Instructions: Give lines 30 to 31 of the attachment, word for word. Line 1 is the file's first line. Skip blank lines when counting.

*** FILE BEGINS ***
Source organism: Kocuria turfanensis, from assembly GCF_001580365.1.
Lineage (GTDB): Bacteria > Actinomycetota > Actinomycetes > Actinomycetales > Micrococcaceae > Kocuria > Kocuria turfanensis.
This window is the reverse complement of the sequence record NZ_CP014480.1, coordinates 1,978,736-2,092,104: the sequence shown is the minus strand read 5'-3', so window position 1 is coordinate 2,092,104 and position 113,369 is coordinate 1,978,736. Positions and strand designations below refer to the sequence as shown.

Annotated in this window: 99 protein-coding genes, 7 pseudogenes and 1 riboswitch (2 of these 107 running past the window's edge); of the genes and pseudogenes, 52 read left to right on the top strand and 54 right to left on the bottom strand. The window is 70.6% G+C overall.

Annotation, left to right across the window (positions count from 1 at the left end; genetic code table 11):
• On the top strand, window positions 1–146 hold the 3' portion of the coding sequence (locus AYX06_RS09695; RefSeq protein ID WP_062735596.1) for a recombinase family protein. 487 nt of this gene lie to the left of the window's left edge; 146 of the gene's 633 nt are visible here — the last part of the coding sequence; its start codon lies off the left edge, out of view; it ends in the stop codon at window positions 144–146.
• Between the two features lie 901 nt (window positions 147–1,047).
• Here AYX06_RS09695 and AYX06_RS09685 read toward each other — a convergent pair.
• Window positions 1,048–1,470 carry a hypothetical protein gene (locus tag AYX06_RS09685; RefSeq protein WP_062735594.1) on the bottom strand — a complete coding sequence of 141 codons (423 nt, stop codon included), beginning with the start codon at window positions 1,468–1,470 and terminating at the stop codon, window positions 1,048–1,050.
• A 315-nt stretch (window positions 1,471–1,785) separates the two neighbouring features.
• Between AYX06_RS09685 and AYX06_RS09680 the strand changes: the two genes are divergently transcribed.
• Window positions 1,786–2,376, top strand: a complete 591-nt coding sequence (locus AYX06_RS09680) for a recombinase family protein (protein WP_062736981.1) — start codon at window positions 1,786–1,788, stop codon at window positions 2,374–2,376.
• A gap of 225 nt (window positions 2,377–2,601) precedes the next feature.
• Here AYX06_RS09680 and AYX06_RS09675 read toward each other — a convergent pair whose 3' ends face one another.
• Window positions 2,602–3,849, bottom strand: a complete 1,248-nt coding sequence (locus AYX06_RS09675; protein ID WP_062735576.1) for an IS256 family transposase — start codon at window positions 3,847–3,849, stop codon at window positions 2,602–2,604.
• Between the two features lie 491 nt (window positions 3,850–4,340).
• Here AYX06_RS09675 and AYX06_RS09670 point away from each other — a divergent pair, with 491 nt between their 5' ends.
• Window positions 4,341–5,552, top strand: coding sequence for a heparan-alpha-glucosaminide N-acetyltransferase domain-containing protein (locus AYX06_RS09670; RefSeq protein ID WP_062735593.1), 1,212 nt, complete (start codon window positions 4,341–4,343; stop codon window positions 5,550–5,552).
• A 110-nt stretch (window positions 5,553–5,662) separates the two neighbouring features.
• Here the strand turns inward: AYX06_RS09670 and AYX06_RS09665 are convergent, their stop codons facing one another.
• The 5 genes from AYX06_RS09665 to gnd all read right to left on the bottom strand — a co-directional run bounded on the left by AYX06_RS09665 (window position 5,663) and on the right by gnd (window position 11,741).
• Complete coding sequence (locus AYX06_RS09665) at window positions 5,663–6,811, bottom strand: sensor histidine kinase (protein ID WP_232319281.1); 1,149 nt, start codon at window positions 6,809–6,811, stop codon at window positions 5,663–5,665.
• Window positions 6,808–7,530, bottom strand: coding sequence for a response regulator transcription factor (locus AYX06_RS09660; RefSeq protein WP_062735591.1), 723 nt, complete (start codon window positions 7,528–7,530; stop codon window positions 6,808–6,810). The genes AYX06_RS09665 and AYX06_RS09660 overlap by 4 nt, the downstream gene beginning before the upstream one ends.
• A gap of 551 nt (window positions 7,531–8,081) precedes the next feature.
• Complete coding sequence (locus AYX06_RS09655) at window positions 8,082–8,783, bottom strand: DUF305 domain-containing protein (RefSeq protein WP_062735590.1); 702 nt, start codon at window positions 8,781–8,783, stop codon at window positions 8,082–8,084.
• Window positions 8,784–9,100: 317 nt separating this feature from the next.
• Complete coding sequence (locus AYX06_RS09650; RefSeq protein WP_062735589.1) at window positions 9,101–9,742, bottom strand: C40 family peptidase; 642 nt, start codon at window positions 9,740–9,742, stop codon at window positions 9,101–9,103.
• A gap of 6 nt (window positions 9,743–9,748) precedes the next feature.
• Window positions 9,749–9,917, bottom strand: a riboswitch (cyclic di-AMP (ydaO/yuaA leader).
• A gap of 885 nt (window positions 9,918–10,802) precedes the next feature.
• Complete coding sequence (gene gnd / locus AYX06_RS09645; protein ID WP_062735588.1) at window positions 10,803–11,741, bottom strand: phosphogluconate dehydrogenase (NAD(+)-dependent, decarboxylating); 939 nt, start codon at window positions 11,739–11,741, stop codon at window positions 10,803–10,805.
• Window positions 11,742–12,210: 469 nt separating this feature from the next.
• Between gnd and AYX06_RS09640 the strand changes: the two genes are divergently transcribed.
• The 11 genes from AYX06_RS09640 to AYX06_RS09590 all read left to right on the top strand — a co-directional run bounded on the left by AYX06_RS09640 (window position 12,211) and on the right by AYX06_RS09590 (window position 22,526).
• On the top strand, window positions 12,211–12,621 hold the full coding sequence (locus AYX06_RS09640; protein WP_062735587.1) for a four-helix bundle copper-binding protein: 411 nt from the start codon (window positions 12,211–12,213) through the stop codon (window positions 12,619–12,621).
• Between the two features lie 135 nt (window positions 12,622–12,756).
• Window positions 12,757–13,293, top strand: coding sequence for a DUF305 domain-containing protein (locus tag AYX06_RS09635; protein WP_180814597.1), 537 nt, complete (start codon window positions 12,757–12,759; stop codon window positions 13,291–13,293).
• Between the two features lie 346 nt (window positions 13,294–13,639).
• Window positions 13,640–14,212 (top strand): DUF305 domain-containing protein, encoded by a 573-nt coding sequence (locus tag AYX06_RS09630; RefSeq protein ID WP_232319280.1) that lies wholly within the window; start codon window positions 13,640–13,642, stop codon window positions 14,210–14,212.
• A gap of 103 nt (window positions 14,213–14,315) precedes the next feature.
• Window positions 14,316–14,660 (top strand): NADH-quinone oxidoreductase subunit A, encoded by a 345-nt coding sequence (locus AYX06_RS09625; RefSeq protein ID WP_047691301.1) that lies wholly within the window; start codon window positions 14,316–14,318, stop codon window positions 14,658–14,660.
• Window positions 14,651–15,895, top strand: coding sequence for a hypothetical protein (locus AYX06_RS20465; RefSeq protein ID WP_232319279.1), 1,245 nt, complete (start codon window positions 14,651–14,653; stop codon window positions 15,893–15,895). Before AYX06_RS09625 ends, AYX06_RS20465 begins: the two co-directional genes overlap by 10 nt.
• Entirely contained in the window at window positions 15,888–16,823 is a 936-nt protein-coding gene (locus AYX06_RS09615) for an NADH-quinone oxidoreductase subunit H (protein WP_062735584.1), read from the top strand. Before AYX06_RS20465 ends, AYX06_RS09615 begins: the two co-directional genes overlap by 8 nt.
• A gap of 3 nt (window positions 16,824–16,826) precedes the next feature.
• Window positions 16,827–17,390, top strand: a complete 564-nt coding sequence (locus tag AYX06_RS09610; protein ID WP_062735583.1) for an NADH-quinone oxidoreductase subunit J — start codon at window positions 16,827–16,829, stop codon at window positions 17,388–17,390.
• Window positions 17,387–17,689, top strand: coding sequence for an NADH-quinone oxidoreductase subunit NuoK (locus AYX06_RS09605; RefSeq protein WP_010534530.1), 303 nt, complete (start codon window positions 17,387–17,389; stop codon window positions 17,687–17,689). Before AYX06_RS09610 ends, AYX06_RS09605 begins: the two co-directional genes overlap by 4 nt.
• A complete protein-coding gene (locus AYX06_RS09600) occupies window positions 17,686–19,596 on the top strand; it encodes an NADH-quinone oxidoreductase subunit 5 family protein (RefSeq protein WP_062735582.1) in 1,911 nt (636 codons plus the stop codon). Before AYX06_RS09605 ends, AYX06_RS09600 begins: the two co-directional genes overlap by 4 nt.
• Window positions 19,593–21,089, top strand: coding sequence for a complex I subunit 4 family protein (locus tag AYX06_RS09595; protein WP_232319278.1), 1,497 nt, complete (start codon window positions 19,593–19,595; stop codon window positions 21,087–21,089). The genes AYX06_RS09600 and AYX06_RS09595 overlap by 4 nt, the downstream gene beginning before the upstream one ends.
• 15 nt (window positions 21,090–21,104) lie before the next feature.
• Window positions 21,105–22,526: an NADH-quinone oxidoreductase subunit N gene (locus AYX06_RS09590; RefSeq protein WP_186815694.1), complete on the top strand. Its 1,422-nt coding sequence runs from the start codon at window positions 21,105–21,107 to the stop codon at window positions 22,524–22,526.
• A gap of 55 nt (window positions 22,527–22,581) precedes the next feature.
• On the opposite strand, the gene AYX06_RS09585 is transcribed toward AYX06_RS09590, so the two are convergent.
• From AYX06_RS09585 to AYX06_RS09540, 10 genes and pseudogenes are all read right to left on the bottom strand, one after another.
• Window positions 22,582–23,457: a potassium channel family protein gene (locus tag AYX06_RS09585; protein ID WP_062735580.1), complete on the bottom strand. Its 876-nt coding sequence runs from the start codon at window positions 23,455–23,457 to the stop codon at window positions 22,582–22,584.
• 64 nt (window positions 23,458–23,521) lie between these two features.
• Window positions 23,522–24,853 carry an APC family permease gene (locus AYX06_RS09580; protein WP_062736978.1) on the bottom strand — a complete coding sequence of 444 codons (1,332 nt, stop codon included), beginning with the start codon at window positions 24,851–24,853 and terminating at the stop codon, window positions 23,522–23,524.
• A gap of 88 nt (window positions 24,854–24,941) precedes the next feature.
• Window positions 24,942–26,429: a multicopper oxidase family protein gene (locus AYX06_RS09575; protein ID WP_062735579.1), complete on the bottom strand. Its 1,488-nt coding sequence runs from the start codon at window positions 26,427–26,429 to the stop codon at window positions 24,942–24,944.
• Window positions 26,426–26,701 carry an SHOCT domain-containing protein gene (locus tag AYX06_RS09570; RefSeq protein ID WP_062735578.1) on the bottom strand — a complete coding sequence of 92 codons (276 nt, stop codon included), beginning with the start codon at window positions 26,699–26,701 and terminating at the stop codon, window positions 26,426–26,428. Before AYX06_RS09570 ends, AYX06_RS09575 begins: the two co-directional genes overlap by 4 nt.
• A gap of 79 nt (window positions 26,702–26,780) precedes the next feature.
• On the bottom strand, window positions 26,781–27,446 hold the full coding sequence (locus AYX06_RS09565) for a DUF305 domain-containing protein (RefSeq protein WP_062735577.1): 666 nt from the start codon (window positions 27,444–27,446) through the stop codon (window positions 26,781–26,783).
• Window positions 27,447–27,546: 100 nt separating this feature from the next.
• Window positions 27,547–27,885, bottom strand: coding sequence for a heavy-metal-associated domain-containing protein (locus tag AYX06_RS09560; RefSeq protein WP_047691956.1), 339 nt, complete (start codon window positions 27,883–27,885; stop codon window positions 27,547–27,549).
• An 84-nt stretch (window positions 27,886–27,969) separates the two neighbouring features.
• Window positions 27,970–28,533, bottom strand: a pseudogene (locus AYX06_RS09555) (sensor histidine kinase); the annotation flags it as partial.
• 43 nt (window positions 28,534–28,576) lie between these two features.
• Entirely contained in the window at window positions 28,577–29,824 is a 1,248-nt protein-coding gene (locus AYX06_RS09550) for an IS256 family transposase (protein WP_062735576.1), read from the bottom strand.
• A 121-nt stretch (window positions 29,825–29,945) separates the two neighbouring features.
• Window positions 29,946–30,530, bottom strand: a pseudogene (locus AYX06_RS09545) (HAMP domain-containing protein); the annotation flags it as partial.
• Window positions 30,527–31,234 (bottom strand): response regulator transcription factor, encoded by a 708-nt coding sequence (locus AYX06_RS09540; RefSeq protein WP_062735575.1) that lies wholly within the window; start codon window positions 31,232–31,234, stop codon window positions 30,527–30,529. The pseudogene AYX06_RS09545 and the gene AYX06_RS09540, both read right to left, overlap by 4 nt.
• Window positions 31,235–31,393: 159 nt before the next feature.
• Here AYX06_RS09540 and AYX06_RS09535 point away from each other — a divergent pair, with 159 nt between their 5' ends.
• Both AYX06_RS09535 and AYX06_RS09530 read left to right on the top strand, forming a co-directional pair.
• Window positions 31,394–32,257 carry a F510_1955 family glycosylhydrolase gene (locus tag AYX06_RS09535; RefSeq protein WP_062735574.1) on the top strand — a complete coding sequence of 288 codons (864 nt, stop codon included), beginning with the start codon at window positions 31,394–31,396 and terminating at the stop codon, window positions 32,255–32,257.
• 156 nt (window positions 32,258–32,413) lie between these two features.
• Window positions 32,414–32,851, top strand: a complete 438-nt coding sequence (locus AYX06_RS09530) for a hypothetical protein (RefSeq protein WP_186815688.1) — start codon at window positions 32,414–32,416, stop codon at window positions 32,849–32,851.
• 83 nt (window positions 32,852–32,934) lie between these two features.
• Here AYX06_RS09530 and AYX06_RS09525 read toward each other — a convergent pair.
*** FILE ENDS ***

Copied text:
• A gap of 885 nt (window positions 9,918–10,802) precedes the next feature.
• Complete coding sequence (gene gnd / locus AYX06_RS09645; protein ID WP_062735588.1) at window positions 10,803–11,741, bottom strand: phosphogluconate dehydrogenase (NAD(+)-dependent, decarboxylating); 939 nt, start codon at window positions 11,739–11,741, stop codon at window positions 10,803–10,805.